PINS and Needles: Red pill or blue pill?

For those of you know or work in the planning system, you may be aware of the Planning Inspectorate; colloquially abbreviated to PINS.  They perform an important role; providing people with the opportunity to contend decisions made by their local planning committee, and testing the long term growth plans of councils (known as local plans).

The official agents of the Planning Inspectorate are Planning Inspectors; a title I will admit I find awe-inspiring and pretty damn cool.  It spurs images of Agent Smith in The Matrix, and a mere mention of PINS makes me want to cram a whole handful of red pills down my neck and escape the fake reality of “locally led” planning decisions.

Unfortunately, the real world of PINS is not so exciting (either that or I took a blue pill a while back).  This isn’t to say their decisions aren’t significant or professionally stimulating – poor choice of words I know – but their process fails to capture the imagination.   To take a slight detour here, you may remember the rhetoric of the reforms to our planning regulations back in 2010.  On the back of localism, we were told that it should be easier for everyone to get involved in the big decisions that shape their town, their village, their community.

PINS didn’t get the message.  As a layperson I couldn’t imagine anything more alien or intimidating than participating at one their inquiries or examinations.  I am a trained professional and still find the ordeal quite abstract.  Obviously, there is a due process that Inspectors must follow.  They must ensure they consider every piece of evidence and every view point put to them properly.   Yet I can’t help but feel the way in which hearings are conducted puts people off.  We read in the press that we are in a housing crisis – young people can’t afford to move out; the elderly can’t downsize; there isn’t enough student housing.  These matters don’t only affect people’s day to day lives – they are fundamental.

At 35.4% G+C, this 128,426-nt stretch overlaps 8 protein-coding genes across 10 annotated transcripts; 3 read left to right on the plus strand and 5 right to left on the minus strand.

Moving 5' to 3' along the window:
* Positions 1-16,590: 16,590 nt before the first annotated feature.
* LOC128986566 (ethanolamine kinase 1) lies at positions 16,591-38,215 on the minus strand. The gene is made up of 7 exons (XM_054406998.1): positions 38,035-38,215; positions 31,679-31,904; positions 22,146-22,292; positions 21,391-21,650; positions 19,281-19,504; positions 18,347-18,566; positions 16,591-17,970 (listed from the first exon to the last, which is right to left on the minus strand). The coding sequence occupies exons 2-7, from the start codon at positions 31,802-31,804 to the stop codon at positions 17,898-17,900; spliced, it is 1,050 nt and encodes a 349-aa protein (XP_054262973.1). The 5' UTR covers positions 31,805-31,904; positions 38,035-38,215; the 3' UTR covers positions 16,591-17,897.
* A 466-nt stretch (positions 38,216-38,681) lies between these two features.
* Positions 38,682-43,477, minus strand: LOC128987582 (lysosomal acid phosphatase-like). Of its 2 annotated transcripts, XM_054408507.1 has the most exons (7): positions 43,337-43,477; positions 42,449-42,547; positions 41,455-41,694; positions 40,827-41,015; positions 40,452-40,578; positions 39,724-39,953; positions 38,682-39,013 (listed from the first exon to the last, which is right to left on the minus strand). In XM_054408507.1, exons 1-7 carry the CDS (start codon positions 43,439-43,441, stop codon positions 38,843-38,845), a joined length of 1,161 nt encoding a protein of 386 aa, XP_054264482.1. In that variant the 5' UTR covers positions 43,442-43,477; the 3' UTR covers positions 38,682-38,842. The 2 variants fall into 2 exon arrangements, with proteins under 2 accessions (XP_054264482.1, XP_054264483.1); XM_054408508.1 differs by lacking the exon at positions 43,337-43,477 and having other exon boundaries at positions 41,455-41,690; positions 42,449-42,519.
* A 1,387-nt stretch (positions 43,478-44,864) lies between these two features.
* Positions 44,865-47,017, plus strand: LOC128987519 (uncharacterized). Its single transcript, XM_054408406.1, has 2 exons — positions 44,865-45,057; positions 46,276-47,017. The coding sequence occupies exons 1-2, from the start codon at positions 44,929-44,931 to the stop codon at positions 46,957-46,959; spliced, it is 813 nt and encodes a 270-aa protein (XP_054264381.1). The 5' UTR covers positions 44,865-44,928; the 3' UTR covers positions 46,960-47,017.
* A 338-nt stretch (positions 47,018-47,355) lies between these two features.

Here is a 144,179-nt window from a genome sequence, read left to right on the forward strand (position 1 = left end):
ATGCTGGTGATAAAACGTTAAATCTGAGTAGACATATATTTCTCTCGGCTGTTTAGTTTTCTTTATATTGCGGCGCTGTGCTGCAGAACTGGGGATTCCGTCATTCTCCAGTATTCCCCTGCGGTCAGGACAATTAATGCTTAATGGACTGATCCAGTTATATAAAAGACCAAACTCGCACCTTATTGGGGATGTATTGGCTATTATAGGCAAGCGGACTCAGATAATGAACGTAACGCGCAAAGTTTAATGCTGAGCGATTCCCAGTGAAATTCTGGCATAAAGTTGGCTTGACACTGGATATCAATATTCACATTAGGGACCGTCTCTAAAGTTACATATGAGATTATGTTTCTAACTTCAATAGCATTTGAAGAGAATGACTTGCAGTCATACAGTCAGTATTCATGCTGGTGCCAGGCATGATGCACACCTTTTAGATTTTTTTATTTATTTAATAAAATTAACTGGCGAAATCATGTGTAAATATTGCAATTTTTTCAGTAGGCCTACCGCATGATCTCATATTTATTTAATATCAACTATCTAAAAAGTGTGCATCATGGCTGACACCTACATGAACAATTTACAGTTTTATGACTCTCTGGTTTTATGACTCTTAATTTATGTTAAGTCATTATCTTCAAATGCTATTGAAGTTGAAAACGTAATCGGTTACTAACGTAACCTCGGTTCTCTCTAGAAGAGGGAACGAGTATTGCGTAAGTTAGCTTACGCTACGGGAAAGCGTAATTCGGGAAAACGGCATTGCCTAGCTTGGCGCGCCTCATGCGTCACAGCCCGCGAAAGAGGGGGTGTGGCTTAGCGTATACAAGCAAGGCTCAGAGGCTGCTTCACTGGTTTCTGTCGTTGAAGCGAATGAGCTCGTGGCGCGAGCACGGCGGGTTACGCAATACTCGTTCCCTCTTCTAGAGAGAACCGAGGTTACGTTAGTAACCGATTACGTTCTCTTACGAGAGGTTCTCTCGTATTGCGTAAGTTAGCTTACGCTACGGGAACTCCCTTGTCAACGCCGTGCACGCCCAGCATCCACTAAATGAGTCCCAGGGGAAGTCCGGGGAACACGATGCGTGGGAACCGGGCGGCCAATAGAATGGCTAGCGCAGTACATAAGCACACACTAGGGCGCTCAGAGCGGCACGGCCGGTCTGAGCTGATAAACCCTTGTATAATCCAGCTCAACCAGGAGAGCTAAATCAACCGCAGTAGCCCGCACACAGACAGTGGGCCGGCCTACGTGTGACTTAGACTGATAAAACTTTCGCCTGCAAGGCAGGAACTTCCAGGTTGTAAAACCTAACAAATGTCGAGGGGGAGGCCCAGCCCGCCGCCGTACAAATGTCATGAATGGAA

So where is the young couple living with mum and dad?  Why aren’t students participating and voicing their concerns?  Where are all the people who join those Facebook groups that moan about new houses, lack of shops and creaking infrastructure (you know the groups I am on about)?

I can’t outline the problem and a suggestion in one post, but I think PINS can be doing more.  It is time that these important events stopped being bureaucratic blue pills, and started to be more understandable and interactive.

Wanting more?  Is the anticipation of the next blog giving you pins and needles?  Don’t worry this is just my first in a series of blogs about the Planning Inspectorate!

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